Thursday, January 28, 2010
Zoe Goes Home
I was sitting in a restaurant in Pascagoula, Mississippi and Jen called. Zoe had taken a turn for the worse, she said. Heart rate was till 200 and they couldn't calm her down. I went out into the night and talked and started to pray and cry.
We went back to the hotel and I sat there kind of dumbfounded. My dear friends at the shoot and their spouses came up with a plan - drive to Mobile, bus to Atlanta, plane to Milwaukee, car to Children's, to Zoe.
We drove to the Mobile bus station for the 1135 bus. I hugged my friends - generous and kind beyond measure - and waited the hour for the bus. I talked to my sister and Pastor Rafferty and Pastor Navurskis. Then I boarded the bus.
As the driver was just closing the door, Jen called and told me that Zoe had gone home. She said her little body couldn't handle this world anymore and she didn't suffer. I yelped and yelled. I asked to get off the bus. I fell to my knees on the lot outside and begged them for my luggage. I needed to go to Milwaukee now, not after five hours of driving. The driver told me it was 1130...this was the only way. Get back on the bus.
My little snoopy. No. No. No.
No. Jenny - who God gave in that moment so much rich wisdom and peace and a friend in Pastor Navurskis - kept telling me that Zoe wasn't hurting and she was home.
I called Pastor Rafferty, broke the news to him and then asked him to share the news with my oldest three kids. He called from outside the door. I talked to them on the phone.
One hour or so into the trip my phone went dead. The battery keeps dying. I was able to call most of my family and friends and talk to Jen a few times.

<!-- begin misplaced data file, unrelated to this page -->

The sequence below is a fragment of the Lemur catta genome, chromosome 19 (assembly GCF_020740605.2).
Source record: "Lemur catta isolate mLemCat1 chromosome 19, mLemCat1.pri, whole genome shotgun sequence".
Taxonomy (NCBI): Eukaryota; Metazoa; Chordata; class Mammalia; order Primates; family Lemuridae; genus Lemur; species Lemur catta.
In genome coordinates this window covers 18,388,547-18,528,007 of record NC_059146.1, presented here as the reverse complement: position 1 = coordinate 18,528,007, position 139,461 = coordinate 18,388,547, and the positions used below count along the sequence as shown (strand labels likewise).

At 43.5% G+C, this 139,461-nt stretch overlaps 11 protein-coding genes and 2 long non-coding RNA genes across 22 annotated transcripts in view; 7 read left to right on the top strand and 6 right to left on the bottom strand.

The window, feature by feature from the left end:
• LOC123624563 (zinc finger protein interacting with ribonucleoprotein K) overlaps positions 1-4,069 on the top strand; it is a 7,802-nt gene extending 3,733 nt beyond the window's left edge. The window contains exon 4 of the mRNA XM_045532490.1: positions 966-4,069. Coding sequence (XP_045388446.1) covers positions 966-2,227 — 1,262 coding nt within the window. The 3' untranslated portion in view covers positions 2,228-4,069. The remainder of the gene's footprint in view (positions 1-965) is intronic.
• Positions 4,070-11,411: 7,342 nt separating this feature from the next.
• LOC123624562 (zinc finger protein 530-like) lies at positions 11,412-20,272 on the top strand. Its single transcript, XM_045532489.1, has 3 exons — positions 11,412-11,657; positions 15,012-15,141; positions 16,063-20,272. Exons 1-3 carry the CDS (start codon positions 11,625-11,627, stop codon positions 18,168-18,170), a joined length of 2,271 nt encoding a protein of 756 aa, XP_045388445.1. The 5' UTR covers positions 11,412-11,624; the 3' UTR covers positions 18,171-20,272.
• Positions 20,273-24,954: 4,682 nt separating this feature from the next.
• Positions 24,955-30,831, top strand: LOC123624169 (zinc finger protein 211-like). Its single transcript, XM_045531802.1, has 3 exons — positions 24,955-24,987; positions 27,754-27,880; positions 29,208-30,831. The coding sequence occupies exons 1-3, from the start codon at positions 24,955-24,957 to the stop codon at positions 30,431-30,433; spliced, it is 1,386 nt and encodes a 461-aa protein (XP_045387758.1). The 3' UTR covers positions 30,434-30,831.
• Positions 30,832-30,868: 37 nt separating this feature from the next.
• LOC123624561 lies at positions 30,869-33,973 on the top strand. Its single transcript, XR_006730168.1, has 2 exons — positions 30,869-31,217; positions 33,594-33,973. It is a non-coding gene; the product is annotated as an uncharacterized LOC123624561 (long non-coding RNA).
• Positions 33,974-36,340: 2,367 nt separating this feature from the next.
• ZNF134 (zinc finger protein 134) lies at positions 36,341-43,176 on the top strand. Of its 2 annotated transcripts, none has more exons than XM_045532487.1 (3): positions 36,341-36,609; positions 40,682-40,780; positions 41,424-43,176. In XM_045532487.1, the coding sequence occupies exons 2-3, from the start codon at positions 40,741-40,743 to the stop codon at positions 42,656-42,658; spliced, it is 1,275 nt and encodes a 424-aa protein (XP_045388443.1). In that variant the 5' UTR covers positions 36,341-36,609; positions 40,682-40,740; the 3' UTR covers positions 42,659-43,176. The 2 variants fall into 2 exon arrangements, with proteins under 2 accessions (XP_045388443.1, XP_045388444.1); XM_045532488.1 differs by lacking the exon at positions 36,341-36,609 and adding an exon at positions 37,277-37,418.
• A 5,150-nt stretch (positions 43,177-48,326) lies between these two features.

I wish I could tell you that I came to some deep spiritual or wise truth on the bus, in the silence, at the squalid Montgomery bus station at 330 am. That the fierce red lights in the predawn traffic at Atlanta that matched the glorious sunrise taught me a truth.
Nothing new. Nothing new that you haven't heard me say on this blog over and over. There is a God who loves us and He has a plan. And the plan is that we end up in His arms. We don't end up in a walker or hospital bed. We don't end up 12 pounds and 12 ounces. We end up in His arms.
And to begrudge Zoe that ending or God for calling her to His arms is selfish. Zoe's Home.
It turns out this blog was not about my dear sweet girl. It's been about an often frustrated, ever-confused, always-confident-and-mostly-wrong man. With deep flaws and great riches.
In the economy of friendship, I am the richest man you know. There is no one with friends touched by the Spirit (whether they know truly His voice or not) who are, have, and will minister to me. In the economy of family, I am wildly rich. A saint of a wife who has loved me when it didn't make sense to love me. Children, sisters, my brother. A stately father who is a man of God. A sweet, dear, talented mom who loves Jesus.
In the economy of grace, I am rich to have known my daughter, my Snoopy, my daddy's girl who would move her huge blue eyes to find my voice.
You did not leave without teaching us all a thing or two. You did not leave without changing our lives. And, even as you left this wretched place, you touched me. All of us. Goodbye my sweet baby girl. I will see you soon. At the end.